This Is the End

Movies Reviews Seth Rogen
This Is the End

Too often, Hollywood comedies aimed at a male audience skew more towards the single-digit side of the age scale. Yet there’s a pretty potent distinction between puerile and “late-juvenile” humor. The former—all fart, poop and pratfall—is the stuff that the eye rolls of girlfriends and wives is made of (not to mention a good portion of Adam Sandler and Kevin James’ careers). But the latter, done right, is an equal opportunity amuser. (Oh, eyes may still roll, but they do so while laughing.) In This Is the End, Seth Rogen, James Franco and their band of the mostly usual suspects proves just how potent this rarer variant of comedy can be—and how much it, in turn, can benefit from the application of a little eschatological urgency.

Based on Jay and Seth Versus the Apocalypse, a 2007 short film by Rogen and Evan Goldberg, This Is the End starts off calm and mundane. Jay Baruchel arrives in Los Angeles to visit his good buddy Seth—everyone plays fictionalized versions of themselves—to hang out and catch up. For his part, Seth has prepped for his friend’s visit in a manner that’s thoughtful, sweet and a smidge illegal—stocking up on snacks, video games and pot. As attentive as he is to his bud’s preferences, Seth does insist they attend a party at James Franco’s house, an event guaranteed to be full of mutual acquaintances of the two men (though not friends of Jay).

Once there, it becomes clear that what for Seth constitutes hanging with his crowd, for Jay means enduring the company of people he can’t stand. These initial scenes are measured and humorous, recognizable First Act beats of an Apatow-flavored bro-mantic comedy.

And then the world ends with a bang, not a whimper. The bang and its accompanying blue-light specials signal a corresponding transformation in the movie itself. Fueled by a mercilessly self-skewering ensemble effort from its principles (Craig Robinson, Danny McBride and Jonah Hill round out the core cast), the humor of This Is the End goes turbo, providing scene after scene that is dependably funny and frequently riotous.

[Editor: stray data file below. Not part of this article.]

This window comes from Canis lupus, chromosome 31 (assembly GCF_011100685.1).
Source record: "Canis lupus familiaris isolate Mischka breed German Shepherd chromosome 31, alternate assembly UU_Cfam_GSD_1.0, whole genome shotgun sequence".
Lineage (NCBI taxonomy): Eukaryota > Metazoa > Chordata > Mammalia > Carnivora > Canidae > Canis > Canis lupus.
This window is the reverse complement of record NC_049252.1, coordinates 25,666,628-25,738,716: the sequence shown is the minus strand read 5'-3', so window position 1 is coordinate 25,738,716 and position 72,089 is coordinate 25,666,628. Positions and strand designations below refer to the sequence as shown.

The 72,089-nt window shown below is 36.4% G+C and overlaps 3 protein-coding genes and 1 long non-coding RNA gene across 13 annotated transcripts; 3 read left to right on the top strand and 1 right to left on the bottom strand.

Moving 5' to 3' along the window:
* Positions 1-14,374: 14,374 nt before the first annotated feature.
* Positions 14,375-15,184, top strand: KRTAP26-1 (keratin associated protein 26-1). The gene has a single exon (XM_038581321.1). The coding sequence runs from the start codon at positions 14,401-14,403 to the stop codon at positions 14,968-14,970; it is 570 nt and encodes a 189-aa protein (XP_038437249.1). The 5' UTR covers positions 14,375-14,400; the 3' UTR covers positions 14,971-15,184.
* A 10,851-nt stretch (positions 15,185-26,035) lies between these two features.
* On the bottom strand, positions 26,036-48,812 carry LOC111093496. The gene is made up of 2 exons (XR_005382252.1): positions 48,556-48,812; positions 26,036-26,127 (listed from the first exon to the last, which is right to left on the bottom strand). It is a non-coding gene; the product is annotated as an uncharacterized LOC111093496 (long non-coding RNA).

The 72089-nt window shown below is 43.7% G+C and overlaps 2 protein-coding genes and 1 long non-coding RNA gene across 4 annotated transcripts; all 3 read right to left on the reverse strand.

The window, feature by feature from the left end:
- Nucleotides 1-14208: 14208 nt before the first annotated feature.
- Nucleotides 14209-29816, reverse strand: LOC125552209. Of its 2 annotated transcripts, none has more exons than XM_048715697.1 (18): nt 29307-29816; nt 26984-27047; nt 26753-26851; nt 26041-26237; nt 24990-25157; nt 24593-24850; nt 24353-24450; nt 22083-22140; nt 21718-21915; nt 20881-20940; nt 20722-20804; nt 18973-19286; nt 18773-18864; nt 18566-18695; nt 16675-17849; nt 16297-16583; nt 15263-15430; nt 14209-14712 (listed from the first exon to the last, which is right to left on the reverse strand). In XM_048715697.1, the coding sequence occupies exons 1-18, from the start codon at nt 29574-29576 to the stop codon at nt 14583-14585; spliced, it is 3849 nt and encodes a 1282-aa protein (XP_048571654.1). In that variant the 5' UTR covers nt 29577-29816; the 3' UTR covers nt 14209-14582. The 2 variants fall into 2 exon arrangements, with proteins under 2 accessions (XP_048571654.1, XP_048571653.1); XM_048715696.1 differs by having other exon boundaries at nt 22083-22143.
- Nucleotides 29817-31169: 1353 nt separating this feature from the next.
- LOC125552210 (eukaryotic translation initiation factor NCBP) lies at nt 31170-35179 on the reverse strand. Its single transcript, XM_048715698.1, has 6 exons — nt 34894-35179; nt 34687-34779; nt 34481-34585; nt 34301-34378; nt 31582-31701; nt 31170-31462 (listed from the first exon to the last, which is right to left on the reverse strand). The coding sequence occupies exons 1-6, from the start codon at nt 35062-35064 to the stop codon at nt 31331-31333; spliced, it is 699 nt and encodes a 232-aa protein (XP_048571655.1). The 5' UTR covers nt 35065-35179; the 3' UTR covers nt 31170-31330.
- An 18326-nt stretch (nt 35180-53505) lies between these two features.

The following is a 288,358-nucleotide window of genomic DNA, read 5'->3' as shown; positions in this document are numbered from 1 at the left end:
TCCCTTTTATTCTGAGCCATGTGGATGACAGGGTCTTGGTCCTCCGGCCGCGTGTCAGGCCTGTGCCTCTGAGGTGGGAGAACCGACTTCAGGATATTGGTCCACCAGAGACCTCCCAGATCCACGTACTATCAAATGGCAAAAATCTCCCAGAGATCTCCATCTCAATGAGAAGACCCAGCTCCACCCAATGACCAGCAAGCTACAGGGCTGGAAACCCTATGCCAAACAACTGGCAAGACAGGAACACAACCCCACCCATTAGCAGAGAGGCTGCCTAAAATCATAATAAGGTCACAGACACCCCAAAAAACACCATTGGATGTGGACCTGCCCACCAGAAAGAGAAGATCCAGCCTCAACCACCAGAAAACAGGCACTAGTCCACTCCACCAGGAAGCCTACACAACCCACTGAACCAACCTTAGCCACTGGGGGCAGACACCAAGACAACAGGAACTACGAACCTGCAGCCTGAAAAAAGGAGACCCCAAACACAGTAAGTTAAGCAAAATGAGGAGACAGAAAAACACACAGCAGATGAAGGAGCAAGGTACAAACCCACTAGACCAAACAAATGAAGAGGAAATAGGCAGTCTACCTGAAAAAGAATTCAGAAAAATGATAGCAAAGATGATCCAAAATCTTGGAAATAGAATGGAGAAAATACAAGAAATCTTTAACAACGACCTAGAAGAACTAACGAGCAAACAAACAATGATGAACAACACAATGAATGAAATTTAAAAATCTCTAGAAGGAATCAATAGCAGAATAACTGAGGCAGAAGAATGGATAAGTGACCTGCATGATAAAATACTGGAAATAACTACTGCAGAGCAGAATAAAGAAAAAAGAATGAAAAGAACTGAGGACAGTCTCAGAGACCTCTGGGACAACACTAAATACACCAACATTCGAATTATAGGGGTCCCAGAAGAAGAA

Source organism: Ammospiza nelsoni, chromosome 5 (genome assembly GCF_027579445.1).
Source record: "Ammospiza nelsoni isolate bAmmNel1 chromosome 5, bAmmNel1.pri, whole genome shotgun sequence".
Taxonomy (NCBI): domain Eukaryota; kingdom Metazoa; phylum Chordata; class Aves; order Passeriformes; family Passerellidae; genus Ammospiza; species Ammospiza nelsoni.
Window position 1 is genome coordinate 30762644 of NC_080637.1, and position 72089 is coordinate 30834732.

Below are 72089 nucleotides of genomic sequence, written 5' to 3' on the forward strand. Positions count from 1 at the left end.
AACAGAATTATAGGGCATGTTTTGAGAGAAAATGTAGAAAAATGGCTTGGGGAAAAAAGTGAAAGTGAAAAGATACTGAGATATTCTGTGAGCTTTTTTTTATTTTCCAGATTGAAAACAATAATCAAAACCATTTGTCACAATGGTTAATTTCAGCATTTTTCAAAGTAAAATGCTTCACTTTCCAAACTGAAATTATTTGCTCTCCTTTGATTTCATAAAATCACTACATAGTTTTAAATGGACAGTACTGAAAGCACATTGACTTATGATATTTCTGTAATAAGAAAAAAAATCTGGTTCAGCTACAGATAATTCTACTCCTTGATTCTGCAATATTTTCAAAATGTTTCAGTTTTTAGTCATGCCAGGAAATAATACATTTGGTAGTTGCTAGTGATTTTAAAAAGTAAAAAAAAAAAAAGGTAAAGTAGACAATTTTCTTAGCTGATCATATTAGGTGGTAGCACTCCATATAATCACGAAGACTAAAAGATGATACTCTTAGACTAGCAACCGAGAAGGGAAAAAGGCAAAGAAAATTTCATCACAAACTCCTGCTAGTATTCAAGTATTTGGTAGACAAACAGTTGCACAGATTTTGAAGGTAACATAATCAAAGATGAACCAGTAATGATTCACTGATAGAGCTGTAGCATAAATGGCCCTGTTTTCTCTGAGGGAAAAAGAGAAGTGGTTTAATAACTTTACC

In comedies especially, the “actors starring as themselves” approach is so often more painful than funny, especially when a brand-conscious star betrays an ego-tinged reluctance to make fun of oneself. The stars and bit players of This Is the End show no such inhibitions. (In fact, Michael Cera seems intent on presenting the worst—though still hilarious—version of himself possible.) If anything, this willingness to mock themselves makes the characters all the more endearing, especially as the initial bro-mance between Jay and Seth reasserts itself amid the flames, desperation and demon cocks.

As over the top as many of its scenes are, it’s hard not to credit the apocalypse itself for This Is the End’s sustained hilarity. Though plenty of the film’s scenes possess an honed improv feel much like the extemporaneous riffing of Anchorman, they are also usually more focused—in terms of plotting, there’s so little time to waste when the end is nigh.

As a result, This Is the End, in addition to being the funniest film of the year, is also the best buddies-versus-the-apocalypse film since Simon Pegg and Nick Frost battled zombie hordes to make it back to the Winchester in 2004’s Shaun of the Dead.

Director: Evan Goldberg, Seth Rogen
Writers: Seth Rogen, Evan Goldberg
Starring: Seth Rogen, James Franco, Jay Baruchel, Jonah Hill, Craig Robinson, Danny McBride, Emma Watson
Release Date: June 12, 2013

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